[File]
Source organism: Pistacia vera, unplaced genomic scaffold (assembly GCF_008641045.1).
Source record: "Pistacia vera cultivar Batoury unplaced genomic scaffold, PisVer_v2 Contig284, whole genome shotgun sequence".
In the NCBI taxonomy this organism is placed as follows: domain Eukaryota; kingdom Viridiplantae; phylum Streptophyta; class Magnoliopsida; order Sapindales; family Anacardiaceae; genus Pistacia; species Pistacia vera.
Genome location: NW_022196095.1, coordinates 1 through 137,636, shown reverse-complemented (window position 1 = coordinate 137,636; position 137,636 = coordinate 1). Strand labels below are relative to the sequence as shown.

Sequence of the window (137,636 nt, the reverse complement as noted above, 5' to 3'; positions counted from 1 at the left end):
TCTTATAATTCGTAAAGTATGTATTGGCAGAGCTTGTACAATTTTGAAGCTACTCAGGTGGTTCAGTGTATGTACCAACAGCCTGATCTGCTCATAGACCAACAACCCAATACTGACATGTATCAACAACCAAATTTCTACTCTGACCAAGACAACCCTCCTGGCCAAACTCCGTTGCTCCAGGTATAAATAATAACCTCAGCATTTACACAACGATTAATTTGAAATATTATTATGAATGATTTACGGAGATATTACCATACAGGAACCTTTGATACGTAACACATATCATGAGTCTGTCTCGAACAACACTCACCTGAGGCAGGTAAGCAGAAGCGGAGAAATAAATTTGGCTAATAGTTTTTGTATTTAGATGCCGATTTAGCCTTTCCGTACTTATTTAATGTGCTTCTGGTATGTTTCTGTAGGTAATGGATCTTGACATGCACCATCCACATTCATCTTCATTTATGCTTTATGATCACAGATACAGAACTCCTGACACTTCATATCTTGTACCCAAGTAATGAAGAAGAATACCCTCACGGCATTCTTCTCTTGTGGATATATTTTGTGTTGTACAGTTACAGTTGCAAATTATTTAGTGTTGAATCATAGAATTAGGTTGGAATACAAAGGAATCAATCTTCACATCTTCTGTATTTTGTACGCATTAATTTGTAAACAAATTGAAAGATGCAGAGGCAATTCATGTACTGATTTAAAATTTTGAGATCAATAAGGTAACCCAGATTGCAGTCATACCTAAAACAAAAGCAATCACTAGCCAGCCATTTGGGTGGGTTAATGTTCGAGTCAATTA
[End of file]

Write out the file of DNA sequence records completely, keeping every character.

Source organism: Pistacia vera, unplaced genomic scaffold (assembly GCF_008641045.1).
Source record: "Pistacia vera cultivar Batoury unplaced genomic scaffold, PisVer_v2 Contig284, whole genome shotgun sequence".
In the NCBI taxonomy this organism is placed as follows: domain Eukaryota; kingdom Viridiplantae; phylum Streptophyta; class Magnoliopsida; order Sapindales; family Anacardiaceae; genus Pistacia; species Pistacia vera.
Genome location: NW_022196095.1, coordinates 1 through 137,636, shown reverse-complemented (window position 1 = coordinate 137,636; position 137,636 = coordinate 1). Strand labels below are relative to the sequence as shown.

Sequence of the window (137,636 nt, the reverse complement as noted above, 5' to 3'; positions counted from 1 at the left end):
TCTTATAATTCGTAAAGTATGTATTGGCAGAGCTTGTACAATTTTGAAGCTACTCAGGTGGTTCAGTGTATGTACCAACAGCCTGATCTGCTCATAGACCAACAACCCAATACTGACATGTATCAACAACCAAATTTCTACTCTGACCAAGACAACCCTCCTGGCCAAACTCCGTTGCTCCAGGTATAAATAATAACCTCAGCATTTACACAACGATTAATTTGAAATATTATTATGAATGATTTACGGAGATATTACCATACAGGAACCTTTGATACGTAACACATATCATGAGTCTGTCTCGAACAACACTCACCTGAGGCAGGTAAGCAGAAGCGGAGAAATAAATTTGGCTAATAGTTTTTGTATTTAGATGCCGATTTAGCCTTTCCGTACTTATTTAATGTGCTTCTGGTATGTTTCTGTAGGTAATGGATCTTGACATGCACCATCCACATTCATCTTCATTTATGCTTTATGATCACAGATACAGAACTCCTGACACTTCATATCTTGTACCCAAGTAATGAAGAAGAATACCCTCACGGCATTCTTCTCTTGTGGATATATTTTGTGTTGTACAGTTACAGTTGCAAATTATTTAGTGTTGAATCATAGAATTAGGTTGGAATACAAAGGAATCAATCTTCACATCTTCTGTATTTTGTACGCATTAATTTGTAAACAAATTGAAAGATGCAGAGGCAATTCATGTACTGATTTAAAATTTTGAGATCAATAAGGTAACCCAGATTGCAGTCATACCTAAAACAAAAGCAATCACTAGCCAGCCATTTGGGTGGGTTAATGTTCGAGTCAATTA